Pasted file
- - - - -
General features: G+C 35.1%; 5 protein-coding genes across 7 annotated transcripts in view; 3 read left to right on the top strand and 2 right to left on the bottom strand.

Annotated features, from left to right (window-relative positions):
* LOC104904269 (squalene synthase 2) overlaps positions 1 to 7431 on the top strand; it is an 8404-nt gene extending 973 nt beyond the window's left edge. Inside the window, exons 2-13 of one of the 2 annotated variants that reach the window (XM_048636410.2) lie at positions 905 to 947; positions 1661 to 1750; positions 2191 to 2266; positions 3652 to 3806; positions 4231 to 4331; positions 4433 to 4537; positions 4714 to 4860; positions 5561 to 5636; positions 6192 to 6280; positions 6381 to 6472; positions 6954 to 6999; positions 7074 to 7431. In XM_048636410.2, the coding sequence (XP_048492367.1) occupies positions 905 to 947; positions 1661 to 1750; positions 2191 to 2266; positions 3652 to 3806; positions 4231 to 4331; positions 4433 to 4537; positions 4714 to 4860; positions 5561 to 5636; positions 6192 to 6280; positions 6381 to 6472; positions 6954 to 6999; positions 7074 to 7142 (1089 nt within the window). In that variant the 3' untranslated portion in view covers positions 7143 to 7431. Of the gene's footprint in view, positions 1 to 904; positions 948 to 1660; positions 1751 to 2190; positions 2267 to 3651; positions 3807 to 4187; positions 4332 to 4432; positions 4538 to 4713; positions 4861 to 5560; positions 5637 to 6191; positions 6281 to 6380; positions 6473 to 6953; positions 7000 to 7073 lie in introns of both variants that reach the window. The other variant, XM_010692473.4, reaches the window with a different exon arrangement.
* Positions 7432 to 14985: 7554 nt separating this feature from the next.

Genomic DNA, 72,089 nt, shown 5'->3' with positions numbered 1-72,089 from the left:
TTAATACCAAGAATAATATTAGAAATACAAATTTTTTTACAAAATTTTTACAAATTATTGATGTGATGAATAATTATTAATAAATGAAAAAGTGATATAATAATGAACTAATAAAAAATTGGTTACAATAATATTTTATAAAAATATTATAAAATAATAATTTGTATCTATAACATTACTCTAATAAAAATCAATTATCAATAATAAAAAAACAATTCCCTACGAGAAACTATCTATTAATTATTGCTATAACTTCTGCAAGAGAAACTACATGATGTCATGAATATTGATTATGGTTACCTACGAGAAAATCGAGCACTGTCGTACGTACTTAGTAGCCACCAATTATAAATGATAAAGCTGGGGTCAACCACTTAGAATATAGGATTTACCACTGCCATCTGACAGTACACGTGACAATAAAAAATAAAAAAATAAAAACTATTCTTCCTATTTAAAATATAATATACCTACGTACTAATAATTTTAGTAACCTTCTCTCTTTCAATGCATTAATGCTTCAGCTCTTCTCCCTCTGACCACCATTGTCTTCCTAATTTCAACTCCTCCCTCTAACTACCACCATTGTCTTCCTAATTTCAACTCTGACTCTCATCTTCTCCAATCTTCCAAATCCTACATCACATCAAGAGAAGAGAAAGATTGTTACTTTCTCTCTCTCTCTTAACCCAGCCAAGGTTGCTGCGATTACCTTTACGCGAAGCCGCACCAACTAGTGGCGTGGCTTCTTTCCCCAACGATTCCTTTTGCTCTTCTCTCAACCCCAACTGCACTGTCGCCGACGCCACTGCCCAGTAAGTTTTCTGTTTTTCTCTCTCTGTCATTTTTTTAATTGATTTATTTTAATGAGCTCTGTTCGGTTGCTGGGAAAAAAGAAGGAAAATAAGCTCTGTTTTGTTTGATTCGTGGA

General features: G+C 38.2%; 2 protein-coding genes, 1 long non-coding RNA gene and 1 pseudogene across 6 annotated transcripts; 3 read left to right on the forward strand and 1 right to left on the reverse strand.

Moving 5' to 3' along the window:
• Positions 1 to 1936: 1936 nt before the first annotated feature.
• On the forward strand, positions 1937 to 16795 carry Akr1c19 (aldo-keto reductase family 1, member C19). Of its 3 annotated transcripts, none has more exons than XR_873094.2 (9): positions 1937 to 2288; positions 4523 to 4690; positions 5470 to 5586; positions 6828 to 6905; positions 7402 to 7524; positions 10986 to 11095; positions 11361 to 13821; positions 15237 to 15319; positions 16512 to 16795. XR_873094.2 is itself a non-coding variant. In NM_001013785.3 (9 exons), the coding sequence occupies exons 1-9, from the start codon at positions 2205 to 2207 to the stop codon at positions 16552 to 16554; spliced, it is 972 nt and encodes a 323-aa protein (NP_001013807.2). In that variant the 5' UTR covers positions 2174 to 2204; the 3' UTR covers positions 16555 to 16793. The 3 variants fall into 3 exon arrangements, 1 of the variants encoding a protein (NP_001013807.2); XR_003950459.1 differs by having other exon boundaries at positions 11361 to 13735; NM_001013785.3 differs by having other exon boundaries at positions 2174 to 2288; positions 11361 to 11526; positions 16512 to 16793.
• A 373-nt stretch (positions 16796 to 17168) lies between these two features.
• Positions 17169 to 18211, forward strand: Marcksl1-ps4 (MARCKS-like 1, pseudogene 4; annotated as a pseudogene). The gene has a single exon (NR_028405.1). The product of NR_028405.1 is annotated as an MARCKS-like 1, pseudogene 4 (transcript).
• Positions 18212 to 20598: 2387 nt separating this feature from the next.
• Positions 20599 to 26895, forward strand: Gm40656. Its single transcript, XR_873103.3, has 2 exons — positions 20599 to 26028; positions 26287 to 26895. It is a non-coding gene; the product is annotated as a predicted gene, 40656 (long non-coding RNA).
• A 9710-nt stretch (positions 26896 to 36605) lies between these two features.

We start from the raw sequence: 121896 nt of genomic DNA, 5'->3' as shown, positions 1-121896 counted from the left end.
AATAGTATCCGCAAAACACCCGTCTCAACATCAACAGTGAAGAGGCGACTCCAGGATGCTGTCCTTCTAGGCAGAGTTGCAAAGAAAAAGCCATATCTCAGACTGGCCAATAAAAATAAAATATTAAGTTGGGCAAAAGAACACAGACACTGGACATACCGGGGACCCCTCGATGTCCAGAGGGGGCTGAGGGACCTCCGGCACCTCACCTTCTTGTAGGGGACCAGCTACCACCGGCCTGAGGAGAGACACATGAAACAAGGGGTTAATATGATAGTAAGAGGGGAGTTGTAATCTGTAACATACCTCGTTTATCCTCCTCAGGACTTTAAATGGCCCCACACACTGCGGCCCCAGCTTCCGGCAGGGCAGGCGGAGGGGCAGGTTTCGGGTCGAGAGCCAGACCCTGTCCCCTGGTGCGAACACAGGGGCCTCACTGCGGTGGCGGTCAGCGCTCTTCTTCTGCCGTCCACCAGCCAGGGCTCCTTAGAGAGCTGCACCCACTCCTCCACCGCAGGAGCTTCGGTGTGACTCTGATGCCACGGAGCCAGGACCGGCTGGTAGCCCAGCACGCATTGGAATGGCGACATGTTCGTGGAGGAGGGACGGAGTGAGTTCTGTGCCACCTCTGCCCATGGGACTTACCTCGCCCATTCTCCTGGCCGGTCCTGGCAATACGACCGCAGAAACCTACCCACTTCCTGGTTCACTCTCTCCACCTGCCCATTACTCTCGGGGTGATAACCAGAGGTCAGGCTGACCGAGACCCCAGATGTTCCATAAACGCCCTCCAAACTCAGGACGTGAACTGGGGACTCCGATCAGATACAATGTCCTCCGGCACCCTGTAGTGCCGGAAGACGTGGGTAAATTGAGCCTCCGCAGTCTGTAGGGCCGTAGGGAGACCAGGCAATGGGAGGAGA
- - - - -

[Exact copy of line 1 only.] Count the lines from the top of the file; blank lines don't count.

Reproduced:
General features: G+C 35.1%; 5 protein-coding genes across 7 annotated transcripts in view; 3 read left to right on the top strand and 2 right to left on the bottom strand.